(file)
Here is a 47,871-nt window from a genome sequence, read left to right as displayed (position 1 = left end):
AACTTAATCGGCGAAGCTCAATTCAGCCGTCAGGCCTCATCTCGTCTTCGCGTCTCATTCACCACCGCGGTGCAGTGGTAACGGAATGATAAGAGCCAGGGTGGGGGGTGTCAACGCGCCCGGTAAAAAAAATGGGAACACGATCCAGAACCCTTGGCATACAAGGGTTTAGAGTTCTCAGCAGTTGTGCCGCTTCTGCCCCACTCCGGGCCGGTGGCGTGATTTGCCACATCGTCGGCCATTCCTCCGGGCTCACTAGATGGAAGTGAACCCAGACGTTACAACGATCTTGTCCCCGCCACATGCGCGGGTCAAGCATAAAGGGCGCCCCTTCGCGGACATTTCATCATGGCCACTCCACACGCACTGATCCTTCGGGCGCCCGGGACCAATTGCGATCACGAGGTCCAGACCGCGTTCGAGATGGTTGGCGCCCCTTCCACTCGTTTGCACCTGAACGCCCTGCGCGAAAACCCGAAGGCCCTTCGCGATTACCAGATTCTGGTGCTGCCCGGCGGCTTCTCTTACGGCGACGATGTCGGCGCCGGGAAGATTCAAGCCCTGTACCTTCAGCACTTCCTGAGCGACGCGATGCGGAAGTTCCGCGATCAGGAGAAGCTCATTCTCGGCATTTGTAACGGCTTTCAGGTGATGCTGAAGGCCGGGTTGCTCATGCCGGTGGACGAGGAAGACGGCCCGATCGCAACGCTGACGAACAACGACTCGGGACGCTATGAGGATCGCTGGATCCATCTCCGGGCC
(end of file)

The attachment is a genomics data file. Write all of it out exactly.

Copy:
Here is a 47,871-nt window from a genome sequence, read left to right as displayed (position 1 = left end):
AACTTAATCGGCGAAGCTCAATTCAGCCGTCAGGCCTCATCTCGTCTTCGCGTCTCATTCACCACCGCGGTGCAGTGGTAACGGAATGATAAGAGCCAGGGTGGGGGGTGTCAACGCGCCCGGTAAAAAAAATGGGAACACGATCCAGAACCCTTGGCATACAAGGGTTTAGAGTTCTCAGCAGTTGTGCCGCTTCTGCCCCACTCCGGGCCGGTGGCGTGATTTGCCACATCGTCGGCCATTCCTCCGGGCTCACTAGATGGAAGTGAACCCAGACGTTACAACGATCTTGTCCCCGCCACATGCGCGGGTCAAGCATAAAGGGCGCCCCTTCGCGGACATTTCATCATGGCCACTCCACACGCACTGATCCTTCGGGCGCCCGGGACCAATTGCGATCACGAGGTCCAGACCGCGTTCGAGATGGTTGGCGCCCCTTCCACTCGTTTGCACCTGAACGCCCTGCGCGAAAACCCGAAGGCCCTTCGCGATTACCAGATTCTGGTGCTGCCCGGCGGCTTCTCTTACGGCGACGATGTCGGCGCCGGGAAGATTCAAGCCCTGTACCTTCAGCACTTCCTGAGCGACGCGATGCGGAAGTTCCGCGATCAGGAGAAGCTCATTCTCGGCATTTGTAACGGCTTTCAGGTGATGCTGAAGGCCGGGTTGCTCATGCCGGTGGACGAGGAAGACGGCCCGATCGCAACGCTGACGAACAACGACTCGGGACGCTATGAGGATCGCTGGATCCATCTCCGGGCC